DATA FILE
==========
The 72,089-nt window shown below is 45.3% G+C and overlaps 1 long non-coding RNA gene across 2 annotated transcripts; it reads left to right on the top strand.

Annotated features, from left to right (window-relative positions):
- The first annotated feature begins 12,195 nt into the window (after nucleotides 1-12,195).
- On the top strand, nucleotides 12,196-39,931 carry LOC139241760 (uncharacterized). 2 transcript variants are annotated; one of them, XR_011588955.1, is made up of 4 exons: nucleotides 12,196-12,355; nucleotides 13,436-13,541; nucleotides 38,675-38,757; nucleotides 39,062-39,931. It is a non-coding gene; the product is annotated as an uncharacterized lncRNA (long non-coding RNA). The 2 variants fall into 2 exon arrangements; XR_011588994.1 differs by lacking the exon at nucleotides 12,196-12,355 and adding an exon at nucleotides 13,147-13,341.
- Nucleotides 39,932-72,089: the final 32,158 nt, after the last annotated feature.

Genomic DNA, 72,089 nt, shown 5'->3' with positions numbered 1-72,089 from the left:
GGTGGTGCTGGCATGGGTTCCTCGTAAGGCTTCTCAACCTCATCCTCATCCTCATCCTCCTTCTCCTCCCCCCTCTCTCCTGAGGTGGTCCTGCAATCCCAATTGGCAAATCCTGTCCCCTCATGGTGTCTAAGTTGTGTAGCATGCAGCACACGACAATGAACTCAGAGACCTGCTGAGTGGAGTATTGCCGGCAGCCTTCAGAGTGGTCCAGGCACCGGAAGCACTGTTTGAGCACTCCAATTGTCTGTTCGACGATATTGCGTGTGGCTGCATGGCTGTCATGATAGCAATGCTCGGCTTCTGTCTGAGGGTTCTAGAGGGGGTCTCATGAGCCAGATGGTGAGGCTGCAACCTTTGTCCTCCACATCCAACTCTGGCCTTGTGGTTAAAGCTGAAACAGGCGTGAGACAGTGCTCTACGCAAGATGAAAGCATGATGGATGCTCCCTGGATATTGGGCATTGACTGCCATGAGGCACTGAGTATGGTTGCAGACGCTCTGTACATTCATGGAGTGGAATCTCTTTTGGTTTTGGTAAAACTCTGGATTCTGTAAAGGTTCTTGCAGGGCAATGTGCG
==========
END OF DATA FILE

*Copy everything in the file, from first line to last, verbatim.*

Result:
The 72,089-nt window shown below is 45.3% G+C and overlaps 1 long non-coding RNA gene across 2 annotated transcripts; it reads left to right on the top strand.

Annotated features, from left to right (window-relative positions):
- The first annotated feature begins 12,195 nt into the window (after nucleotides 1-12,195).
- On the top strand, nucleotides 12,196-39,931 carry LOC139241760 (uncharacterized). 2 transcript variants are annotated; one of them, XR_011588955.1, is made up of 4 exons: nucleotides 12,196-12,355; nucleotides 13,436-13,541; nucleotides 38,675-38,757; nucleotides 39,062-39,931. It is a non-coding gene; the product is annotated as an uncharacterized lncRNA (long non-coding RNA). The 2 variants fall into 2 exon arrangements; XR_011588994.1 differs by lacking the exon at nucleotides 12,196-12,355 and adding an exon at nucleotides 13,147-13,341.
- Nucleotides 39,932-72,089: the final 32,158 nt, after the last annotated feature.

Genomic DNA, 72,089 nt, shown 5'->3' with positions numbered 1-72,089 from the left:
GGTGGTGCTGGCATGGGTTCCTCGTAAGGCTTCTCAACCTCATCCTCATCCTCATCCTCCTTCTCCTCCCCCCTCTCTCCTGAGGTGGTCCTGCAATCCCAATTGGCAAATCCTGTCCCCTCATGGTGTCTAAGTTGTGTAGCATGCAGCACACGACAATGAACTCAGAGACCTGCTGAGTGGAGTATTGCCGGCAGCCTTCAGAGTGGTCCAGGCACCGGAAGCACTGTTTGAGCACTCCAATTGTCTGTTCGACGATATTGCGTGTGGCTGCATGGCTGTCATGATAGCAATGCTCGGCTTCTGTCTGAGGGTTCTAGAGGGGGTCTCATGAGCCAGATGGTGAGGCTGCAACCTTTGTCCTCCACATCCAACTCTGGCCTTGTGGTTAAAGCTGAAACAGGCGTGAGACAGTGCTCTACGCAAGATGAAAGCATGATGGATGCTCCCTGGATATTGGGCATTGACTGCCATGAGGCACTGAGTATGGTTGCAGACGCTCTGTACATTCATGGAGTGGAATCTCTTTTGGTTTTGGTAAAACTCTGGATTCTGTAAAGGTTCTTGCAGGGCAATGTGCG